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Weaving One Element Over and Under Another Element

In this post, we’re going to use CSS superpowers to create a visual effect where two elements overlap and weave together. The epiphany for this design came during a short burst of spiritual inquisitiveness where I ended up at The Bible Project’s website. They make really cool animations, and I mean, really cool animations.… Read article

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The Making of an Animated Favicon

It’s the first thing your eyes look for when you’re switching tabs.

That’s one way of explaining what a favicon is. The tab area is a much more precious screen real-estate than what most assume. If done right, besides being a label with icon, it can be the perfect billboard to represent what’s in or what’s happening on a web page.… Read article

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A Few Functional Uses for Intersection Observer to Know When an Element is in View

You might not know this, but JavaScript has stealthily accumulated quite a number of observers in recent times, and Intersection Observer is a part of that arsenal. Observers are objects that spot something in real-time — like birdwatchers going to their favorite place to sit and wait for the birds to come.

Different observers observe different things (not everyone watches hawks).

The very first observer I came to know was the Mutation Observer that looks for changes to the DOM … Read article

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Extracting Text from Content Using HTML Slot, HTML Template and Shadow DOM

Chapter names in books, quotes from a speech, keywords in an article, stats on a report — these are all types of content that could be helpful to isolate and turn into a high-level summary of what's important.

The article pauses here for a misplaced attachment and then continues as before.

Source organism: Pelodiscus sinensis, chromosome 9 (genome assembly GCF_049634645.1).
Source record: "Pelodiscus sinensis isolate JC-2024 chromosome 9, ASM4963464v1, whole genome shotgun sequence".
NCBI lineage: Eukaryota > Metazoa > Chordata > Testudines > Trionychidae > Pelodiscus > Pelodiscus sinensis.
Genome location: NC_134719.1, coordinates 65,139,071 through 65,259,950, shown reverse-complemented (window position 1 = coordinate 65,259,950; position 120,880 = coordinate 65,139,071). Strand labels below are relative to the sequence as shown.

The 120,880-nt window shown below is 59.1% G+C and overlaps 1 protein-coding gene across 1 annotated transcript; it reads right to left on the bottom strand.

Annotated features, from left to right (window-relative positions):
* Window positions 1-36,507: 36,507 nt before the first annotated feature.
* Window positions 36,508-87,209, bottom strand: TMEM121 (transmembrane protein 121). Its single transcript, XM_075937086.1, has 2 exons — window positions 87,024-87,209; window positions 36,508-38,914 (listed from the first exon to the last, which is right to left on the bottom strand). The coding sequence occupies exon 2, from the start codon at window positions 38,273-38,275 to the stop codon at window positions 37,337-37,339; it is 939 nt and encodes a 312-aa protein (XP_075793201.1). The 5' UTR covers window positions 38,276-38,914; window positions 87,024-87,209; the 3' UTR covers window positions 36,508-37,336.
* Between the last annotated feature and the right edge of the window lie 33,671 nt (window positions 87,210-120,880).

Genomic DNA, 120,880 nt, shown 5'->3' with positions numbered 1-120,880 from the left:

For example, have you seen the way Business Insider provides an article's key points before getting into the content?

That’s the sort of thing we're going to do, but try to extract the high points directly from the article using HTML Slot, … Read article

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Using the Little-Known CSS element() Function to Create a Minimap Navigator

W3C’s CSS Working Group often gives us brilliant CSS features to experiment with. Sometimes we come across something so cool that sticks a grin on our face, but it vanishes right away because we think, “that’s great, but what do I do with it?” The element() function was like that for me. It’s a CSS function that takes an element on the page and presents it as an image to be displayed on screen. Impressive, but quixotic.… Read article

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Creating sliding effects using sticky positioning

Sticky elements are predominantly used for keeping something shown on the screen throughout scrolling. As cool as that is, we can also hide elements in the same way!… Read article

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Creating a Bar Graph with CSS Grid

If you’re looking for more manageable ways to create bar graphs, or in search of use cases to practice CSS Grid layout, I got you!

Before we begin working on the graph, I want to talk about coding the bars, when Grid is a good approach for graphs, and we’ll also cover some code choices you might consider before getting started.… Read article

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Decorating lines of text with box-decoration-break

An institution’s motto, an artist’s intro, a company’s tagline, a community’s principle, a service’s greeting… all of them have one thing in common: they’re one brief paragraph displayed on a website’s home page — or at least the about page!

It’s rare that just one word or one line of text welcomes you to a website. So, let’s look at some interesting ways we could style the lines of a paragraph.… Read article

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CSS Techniques and Effects for Knockout Text

Knockout text is a technique where words are clipped out of an element and reveal the background. In other words, you only see the background because the letters are knocking out holes. It’s appealing because it opens up typographic styles that we don’t get out of traditional CSS properties, like color.

While we’ve seen a number of ways to accomplish knockout text in the past, there are some modern CSS properties we can use now and even enhance the … Read article

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Counting With CSS Counters and CSS Grid

In this post, we're going to demonstrate how we can use the source order independence of CSS Grid to solve a layout issue that's the result of a source order constraint. Specifically, we're going to look at checkboxes and CSS Counters—two concepts that rely on source order when used together.